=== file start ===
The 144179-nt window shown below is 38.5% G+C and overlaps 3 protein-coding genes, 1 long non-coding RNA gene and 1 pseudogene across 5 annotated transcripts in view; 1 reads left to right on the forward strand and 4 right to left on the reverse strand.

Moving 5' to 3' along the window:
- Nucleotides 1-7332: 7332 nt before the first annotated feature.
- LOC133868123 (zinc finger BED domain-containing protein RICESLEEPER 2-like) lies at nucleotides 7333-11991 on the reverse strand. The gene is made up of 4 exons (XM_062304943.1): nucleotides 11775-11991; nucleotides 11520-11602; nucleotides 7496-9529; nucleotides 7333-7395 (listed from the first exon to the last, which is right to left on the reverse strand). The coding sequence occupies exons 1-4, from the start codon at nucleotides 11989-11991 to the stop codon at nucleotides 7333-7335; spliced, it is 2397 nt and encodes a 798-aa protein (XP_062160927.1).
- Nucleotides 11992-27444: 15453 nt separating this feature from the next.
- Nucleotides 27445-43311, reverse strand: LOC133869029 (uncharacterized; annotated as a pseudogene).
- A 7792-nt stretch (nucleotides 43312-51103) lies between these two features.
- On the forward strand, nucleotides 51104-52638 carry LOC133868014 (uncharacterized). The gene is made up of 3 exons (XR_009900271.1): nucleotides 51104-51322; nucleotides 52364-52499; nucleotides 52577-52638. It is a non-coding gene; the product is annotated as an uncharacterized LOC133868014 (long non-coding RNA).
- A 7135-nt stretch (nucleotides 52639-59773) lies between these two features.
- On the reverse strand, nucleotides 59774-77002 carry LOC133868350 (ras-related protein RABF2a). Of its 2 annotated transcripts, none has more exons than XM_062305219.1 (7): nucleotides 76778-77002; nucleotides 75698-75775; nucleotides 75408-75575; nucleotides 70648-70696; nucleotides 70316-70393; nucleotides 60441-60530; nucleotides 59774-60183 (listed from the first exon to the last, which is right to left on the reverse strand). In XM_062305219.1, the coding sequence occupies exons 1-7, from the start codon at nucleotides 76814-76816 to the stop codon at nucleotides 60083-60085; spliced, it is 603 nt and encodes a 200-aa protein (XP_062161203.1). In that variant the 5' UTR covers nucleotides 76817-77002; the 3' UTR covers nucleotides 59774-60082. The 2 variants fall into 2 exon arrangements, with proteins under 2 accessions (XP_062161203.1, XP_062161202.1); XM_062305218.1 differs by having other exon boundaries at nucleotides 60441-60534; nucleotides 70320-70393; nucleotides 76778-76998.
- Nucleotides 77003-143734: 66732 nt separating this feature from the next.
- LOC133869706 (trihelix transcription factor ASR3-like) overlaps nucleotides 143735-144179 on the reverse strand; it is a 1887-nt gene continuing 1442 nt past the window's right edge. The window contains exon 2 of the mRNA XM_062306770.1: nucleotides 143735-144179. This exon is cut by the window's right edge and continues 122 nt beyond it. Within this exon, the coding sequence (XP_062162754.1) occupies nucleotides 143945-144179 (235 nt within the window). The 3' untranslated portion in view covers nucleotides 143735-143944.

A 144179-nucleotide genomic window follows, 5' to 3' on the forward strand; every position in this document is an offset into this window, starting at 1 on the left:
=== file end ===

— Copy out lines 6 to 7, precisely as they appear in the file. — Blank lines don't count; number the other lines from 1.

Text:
- Nucleotides 27445-43311, reverse strand: LOC133869029 (uncharacterized; annotated as a pseudogene).
- A 7792-nt stretch (nucleotides 43312-51103) lies between these two features.